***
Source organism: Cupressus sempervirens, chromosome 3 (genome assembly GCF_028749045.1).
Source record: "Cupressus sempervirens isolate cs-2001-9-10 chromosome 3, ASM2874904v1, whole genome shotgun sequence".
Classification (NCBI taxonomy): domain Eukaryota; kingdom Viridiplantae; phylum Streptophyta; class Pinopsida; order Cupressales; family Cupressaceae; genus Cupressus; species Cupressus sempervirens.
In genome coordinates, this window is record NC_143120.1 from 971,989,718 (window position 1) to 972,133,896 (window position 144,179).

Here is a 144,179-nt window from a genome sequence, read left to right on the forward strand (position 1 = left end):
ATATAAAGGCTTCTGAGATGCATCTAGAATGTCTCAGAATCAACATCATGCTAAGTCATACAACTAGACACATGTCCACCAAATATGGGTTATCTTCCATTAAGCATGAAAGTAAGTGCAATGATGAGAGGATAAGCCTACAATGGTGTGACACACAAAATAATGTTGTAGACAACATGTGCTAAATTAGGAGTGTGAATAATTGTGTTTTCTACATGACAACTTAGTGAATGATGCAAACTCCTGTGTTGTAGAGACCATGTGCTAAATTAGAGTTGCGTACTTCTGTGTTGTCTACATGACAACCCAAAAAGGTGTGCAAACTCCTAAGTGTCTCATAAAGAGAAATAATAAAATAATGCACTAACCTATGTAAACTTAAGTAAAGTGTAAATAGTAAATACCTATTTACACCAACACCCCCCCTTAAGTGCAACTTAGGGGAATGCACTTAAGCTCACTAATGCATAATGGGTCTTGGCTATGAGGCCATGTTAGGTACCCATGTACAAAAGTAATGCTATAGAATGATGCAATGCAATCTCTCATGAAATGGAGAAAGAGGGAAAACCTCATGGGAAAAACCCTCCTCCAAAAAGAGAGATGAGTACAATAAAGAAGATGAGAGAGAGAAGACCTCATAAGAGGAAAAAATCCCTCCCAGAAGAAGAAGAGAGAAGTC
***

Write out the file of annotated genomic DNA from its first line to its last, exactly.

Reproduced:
Source organism: Cupressus sempervirens, chromosome 3 (genome assembly GCF_028749045.1).
Source record: "Cupressus sempervirens isolate cs-2001-9-10 chromosome 3, ASM2874904v1, whole genome shotgun sequence".
Classification (NCBI taxonomy): domain Eukaryota; kingdom Viridiplantae; phylum Streptophyta; class Pinopsida; order Cupressales; family Cupressaceae; genus Cupressus; species Cupressus sempervirens.
In genome coordinates, this window is record NC_143120.1 from 971,989,718 (window position 1) to 972,133,896 (window position 144,179).

Here is a 144,179-nt window from a genome sequence, read left to right on the forward strand (position 1 = left end):
ATATAAAGGCTTCTGAGATGCATCTAGAATGTCTCAGAATCAACATCATGCTAAGTCATACAACTAGACACATGTCCACCAAATATGGGTTATCTTCCATTAAGCATGAAAGTAAGTGCAATGATGAGAGGATAAGCCTACAATGGTGTGACACACAAAATAATGTTGTAGACAACATGTGCTAAATTAGGAGTGTGAATAATTGTGTTTTCTACATGACAACTTAGTGAATGATGCAAACTCCTGTGTTGTAGAGACCATGTGCTAAATTAGAGTTGCGTACTTCTGTGTTGTCTACATGACAACCCAAAAAGGTGTGCAAACTCCTAAGTGTCTCATAAAGAGAAATAATAAAATAATGCACTAACCTATGTAAACTTAAGTAAAGTGTAAATAGTAAATACCTATTTACACCAACACCCCCCCTTAAGTGCAACTTAGGGGAATGCACTTAAGCTCACTAATGCATAATGGGTCTTGGCTATGAGGCCATGTTAGGTACCCATGTACAAAAGTAATGCTATAGAATGATGCAATGCAATCTCTCATGAAATGGAGAAAGAGGGAAAACCTCATGGGAAAAACCCTCCTCCAAAAAGAGAGATGAGTACAATAAAGAAGATGAGAGAGAGAAGACCTCATAAGAGGAAAAAATCCCTCCCAGAAGAAGAAGAGAGAAGTC